1911 Encyclopædia Britannica/P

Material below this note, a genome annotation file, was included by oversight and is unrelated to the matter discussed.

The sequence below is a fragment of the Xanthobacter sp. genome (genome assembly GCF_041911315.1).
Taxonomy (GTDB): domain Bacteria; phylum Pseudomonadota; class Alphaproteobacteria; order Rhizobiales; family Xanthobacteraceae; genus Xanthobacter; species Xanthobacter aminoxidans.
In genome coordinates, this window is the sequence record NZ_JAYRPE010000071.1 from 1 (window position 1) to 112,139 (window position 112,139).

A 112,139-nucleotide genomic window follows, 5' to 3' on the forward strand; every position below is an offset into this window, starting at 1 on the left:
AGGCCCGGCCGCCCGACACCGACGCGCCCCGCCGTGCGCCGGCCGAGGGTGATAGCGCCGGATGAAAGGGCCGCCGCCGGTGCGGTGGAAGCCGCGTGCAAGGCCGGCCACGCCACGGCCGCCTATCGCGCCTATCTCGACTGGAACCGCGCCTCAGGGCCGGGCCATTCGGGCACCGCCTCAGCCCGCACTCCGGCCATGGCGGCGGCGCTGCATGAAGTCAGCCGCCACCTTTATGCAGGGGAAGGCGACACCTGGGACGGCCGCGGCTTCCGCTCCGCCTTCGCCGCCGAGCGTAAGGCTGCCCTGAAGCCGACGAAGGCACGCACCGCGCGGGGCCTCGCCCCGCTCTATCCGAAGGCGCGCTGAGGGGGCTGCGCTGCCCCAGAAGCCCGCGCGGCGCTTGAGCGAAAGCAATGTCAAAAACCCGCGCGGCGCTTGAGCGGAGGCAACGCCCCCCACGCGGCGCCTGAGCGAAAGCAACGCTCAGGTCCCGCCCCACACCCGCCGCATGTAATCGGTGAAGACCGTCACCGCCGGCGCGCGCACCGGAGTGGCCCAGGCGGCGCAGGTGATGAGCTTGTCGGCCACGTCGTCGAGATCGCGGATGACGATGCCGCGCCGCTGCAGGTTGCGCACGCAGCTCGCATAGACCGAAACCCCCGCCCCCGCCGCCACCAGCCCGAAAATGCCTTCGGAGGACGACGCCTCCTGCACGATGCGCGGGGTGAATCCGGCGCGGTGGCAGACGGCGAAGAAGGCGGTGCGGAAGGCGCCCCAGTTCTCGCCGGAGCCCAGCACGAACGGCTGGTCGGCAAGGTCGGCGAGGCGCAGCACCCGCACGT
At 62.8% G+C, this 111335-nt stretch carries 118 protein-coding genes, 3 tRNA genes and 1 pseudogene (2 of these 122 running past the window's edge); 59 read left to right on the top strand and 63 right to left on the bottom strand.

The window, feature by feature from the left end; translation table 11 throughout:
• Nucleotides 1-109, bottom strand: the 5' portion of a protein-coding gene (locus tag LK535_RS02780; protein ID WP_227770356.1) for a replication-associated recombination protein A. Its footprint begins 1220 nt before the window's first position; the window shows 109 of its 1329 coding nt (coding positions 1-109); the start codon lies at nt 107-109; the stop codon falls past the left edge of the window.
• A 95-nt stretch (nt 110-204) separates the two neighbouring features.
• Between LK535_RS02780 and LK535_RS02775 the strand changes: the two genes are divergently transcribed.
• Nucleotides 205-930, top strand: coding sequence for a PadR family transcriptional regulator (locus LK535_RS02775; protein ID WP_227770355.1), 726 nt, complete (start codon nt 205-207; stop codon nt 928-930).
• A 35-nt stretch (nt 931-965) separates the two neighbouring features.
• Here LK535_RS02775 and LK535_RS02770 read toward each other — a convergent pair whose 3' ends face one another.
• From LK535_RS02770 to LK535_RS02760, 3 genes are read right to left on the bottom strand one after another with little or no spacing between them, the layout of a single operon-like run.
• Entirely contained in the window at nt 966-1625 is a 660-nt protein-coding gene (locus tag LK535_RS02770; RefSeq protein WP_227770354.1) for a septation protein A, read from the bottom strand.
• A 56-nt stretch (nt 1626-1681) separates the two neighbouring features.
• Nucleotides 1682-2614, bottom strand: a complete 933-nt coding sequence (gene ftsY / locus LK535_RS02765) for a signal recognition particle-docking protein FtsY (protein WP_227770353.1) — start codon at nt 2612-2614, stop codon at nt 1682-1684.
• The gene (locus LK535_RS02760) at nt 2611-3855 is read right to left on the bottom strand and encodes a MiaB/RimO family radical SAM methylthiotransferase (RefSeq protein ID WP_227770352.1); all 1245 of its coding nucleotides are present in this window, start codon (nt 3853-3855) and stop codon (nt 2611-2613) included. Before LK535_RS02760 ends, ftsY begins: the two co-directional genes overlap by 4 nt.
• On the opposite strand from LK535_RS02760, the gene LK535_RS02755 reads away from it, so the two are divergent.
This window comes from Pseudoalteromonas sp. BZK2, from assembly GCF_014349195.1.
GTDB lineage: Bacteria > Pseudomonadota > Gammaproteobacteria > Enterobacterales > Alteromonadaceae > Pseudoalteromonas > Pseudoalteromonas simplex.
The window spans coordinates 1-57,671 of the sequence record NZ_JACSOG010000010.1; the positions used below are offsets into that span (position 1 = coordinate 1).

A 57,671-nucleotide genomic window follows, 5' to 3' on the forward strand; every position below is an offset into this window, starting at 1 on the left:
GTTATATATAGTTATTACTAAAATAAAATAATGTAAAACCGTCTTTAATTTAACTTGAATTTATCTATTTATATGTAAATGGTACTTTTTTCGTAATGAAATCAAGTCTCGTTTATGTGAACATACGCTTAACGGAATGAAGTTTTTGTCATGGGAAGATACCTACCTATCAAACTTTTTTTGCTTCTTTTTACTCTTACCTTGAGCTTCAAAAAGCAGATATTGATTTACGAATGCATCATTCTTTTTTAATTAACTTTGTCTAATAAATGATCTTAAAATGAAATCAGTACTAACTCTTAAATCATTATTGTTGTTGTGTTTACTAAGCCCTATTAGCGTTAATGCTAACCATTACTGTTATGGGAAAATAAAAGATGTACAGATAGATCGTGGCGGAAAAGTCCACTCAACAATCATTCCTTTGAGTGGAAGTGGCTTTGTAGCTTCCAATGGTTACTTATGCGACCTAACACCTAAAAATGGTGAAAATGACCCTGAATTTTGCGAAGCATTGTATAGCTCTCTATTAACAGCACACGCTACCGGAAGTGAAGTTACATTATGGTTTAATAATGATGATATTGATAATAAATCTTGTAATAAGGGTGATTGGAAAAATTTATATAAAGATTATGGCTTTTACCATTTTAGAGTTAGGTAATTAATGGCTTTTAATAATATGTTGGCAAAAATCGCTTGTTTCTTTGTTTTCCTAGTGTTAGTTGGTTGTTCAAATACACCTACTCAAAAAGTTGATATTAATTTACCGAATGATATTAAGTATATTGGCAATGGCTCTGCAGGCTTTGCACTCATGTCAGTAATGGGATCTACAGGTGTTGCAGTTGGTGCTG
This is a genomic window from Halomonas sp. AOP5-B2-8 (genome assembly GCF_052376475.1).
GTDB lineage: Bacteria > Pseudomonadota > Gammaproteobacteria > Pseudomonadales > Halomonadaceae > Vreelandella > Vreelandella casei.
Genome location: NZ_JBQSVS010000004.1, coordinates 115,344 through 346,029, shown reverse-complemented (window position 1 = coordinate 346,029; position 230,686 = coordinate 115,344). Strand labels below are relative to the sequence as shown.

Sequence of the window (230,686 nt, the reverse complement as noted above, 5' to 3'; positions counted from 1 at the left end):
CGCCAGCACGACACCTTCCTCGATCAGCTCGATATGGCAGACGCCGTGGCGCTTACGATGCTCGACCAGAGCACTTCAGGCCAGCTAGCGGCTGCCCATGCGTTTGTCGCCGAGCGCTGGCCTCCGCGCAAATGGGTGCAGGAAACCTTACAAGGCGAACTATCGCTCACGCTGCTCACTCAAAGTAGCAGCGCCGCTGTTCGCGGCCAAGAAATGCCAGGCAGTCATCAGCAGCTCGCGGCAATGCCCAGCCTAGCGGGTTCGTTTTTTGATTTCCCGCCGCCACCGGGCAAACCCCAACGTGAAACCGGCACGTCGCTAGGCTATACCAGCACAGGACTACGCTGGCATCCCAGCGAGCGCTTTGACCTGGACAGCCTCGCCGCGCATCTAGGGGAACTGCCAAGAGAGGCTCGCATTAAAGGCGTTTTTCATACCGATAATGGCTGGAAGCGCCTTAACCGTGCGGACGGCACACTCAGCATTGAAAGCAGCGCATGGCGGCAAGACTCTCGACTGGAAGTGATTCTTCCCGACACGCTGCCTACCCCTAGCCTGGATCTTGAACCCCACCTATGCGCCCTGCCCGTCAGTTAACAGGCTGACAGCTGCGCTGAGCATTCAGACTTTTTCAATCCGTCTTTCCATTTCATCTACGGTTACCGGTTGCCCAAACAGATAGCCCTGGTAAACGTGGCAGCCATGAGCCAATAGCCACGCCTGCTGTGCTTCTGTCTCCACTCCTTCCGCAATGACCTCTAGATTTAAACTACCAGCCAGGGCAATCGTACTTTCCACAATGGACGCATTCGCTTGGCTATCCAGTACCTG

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P The sixteenth letter of the English alphabet, the fifteenth in the Latin and the sixteenth in the Greek alphabet, the latter in its ordinary form having the symbol for x before o. In the Phoenician alphabet, from which the Western alphabets are directly or indirectly derived, its shape, written from right to left, is . In the Greek alphabet, when written from left to right, it takes the form or , the second form being much rarer in inscriptions than the first. Only very rarely and only in inscriptions of the 7th and 6th centuries B.C. are rounded forms , found. In Italy the Etruscan and Umbrian form (written from right to left), though more angular than the Phoenician symbol, resembles it more closely than it does the Greek. The earliest Roman form—on the inscription found in the Forum in 1899—is Greek in shape , though the second leg is barely visible. The Oscan is identical with the rarer Greek form. As time goes on the Roman form becomes more and more rounded , but not till Imperial times is the semicircle completed so as to form the symbol in the shape which it still retains . The Semitic name became in Greek πϵῖ, and has in the course of ages changed but little. The sound of p throughout has been that of the breathed labial stop, as in the English pin. At the end of English words like lip the breath is audible after the consonant, so that the sound is rather that of the ancient Greek ϕ, i.e. p-h, not f, as ϕ is ordinarily now pronounced. This sound is found initially also in some dialects of English, as in the Irish pronunciation of pig as p-hig. For a remarkable interchange between p and qu sounds which is found in many languages, see under Q.  (P. Gi.)